Leading UAE retailers said India's export ban on non-basmati white rice would not have an immediate impact on them as they have sufficient reserves.
India banned the export of some varieties of white rice last month to curb rising prices in the local market after heavy rain disrupted the sowing season.
Last week, the UAE took the step of announcing a suspension of rice exports for four months, including rice brought in from India, a move designed to safeguard consumers from inflation and shortages.
The country’s biggest retailers told The National that rice supply was adequate as they kept at least at least six months of essential commodities in reserve.
Some stores in Dubai and Sharjah that specialise in Indian products temporarily placed a two-bag limit on sales of white rice.
India’s export ban does not apply to basmati rice, a long-grain variety better known overseas.
Bertrand Loumaye, country manager of Carrefour at Majid Al Futtaim Retail, said there was no supply disruption and no limits placed on the purchase of rice.
The retail giant does not directly export or import rice in the UAE but sources the grains locally.
“We work very closely with local and regional distributors to stock up on rice across our stores for our customers,” Mr Loumaye said.
“Carrefour maintains six months’ worth of essential commodities in stock. Furthermore, we share an open relationship with our distributors and suppliers and have not been notified of any changes in supplies or operations.”
Mr Loumayhe said the group had “full confidence” in UAE authorities with whom they worked closely to meet the country’s food security needs.
Abu Dhabi-headquartered supermarket chain Lulu also said price stability was a priority and there were adequate reserves in stock.
“The recent restrictions on rice export from India and re-export from the UAE is not having any adverse effect on us,” said V Nandakumar, director of marketing and communications at the Lulu Group.
“We already have our own sourcing offices across the world that ensure uninterrupted supply and price stability.”
Mr Nandakumar said there were no restrictions on the quantity of rice customers can buy.
“As one of the leading players in the grocery retail sector, food safety and security has always been our key priority and with this in mind we always maintain sufficient stocks with a more than six-month supply,” he said.
Two packets per customer
A popular Indian store, Al Adil, temporarily placed notices in shops to alert customers that they would only be allowed to buy two packets of some varieties of white rice.
“In order to ensure continued availability to all our customers, we are imposing a temporary limit on Peacock surti kolam rice and ambe mohar rice purchase effective immediately: Maximum two pieces per transaction, applies to both 2kg and 5kg packaging,” said a sign in an Al Barsha store.
“We sincerely apologise for any inconvenience caused. We greatly appreciate your understanding and co-operation. Updates will be provided as we continue to monitor the situation.”
The restrictions were lifted on Tuesday.
“We were initially not sure of how much quantity we had but there is no limit on purchase of rice now in our stores,” said Dhananjay Datar, managing director and chairman of Al Adil.
“We have plenty of stock for the next six to eight months. There is enough rice in the market and we can also bring in rice from suppliers in other countries like Thailand, Pakistan and Vietnam.”
Heavy rain hits paddy fields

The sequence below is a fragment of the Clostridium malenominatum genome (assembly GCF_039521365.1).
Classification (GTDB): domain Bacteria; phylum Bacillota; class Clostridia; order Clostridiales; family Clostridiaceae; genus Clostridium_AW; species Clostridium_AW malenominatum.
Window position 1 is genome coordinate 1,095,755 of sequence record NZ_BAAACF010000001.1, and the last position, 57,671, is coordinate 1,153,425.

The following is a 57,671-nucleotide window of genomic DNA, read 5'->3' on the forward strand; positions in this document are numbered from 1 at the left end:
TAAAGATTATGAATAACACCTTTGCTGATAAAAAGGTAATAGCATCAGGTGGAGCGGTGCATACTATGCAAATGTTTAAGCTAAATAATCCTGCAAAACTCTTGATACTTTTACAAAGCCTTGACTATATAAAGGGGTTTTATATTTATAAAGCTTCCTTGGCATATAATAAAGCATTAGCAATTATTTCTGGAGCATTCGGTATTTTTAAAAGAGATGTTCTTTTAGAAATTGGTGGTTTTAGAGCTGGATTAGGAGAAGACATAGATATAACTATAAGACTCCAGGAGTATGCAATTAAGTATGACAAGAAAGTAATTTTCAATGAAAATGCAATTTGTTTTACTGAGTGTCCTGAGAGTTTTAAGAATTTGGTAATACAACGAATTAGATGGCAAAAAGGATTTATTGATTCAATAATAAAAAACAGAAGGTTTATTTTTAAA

India is the world’s largest rice exporter and accounts for more than 40 per cent of global rice exports.
Torrential rain flooded paddy farms in June and disrupted the sowing of rice in several Indian states, with the government keen to keep a watch on the harvest.
The country’s export ban on non-basmati white rice varieties until November worried global markets already shaken by high food prices after Russia’s invasion of Ukraine.
Experts said the move was aimed to protect the underprivileged who depended on rice as a staple food.
Dipa Sinha, an assistant professor at New Delhi’s Ambedkar University, said a poor wheat crop for two consecutive years resulted in the grain being substituted with rice in India's food distribution system.
The massive public distribution system provides subsidised food grains to 800 million people.
“Rice is the staple for two thirds of India’s population and this year we are seeing an inflation in rice,” said Ms Sinha, who works in the field of public policy, food rights and nutrition.
“The ban is to ensure the public distribution system does not face a crisis and prices within India don’t go up further because that would cause hardship to a lot of people.”
Vinod Kaul, senior executive director of the All India Rice Exporters Association, said supplies to the Middle East and Africa would be hit.
“Supplies will dry up in several countries – that is anticipated to be the impact and when supplies are short, prices do shoot up,” Mr Kaul said.
“Of India’s total rice export, about 36 per cent is white rice.
“Many countries depend on white rice, particularly in the Middle East that has a big expatriate Indian population and around 50 countries in Africa import rice from India.”
Heavy rain could affect rice yield and is among the reasons for the Indian government’s decision.
“Any government will be concerned about the food security of its population,” he said.
“There are worries that unseasonal heavy rains during the rice sowing season in June may have damaged crops so the export ban is a precautionary measure by the government.”
The decision will be reviewed in November.
“India’s harvesting season is mid-October to November and the government will be regularly monitoring the situation,” Mr Kaul said.
“By September, the government will have a clear idea if there is a drop or it is a normal situation and then they will review it.”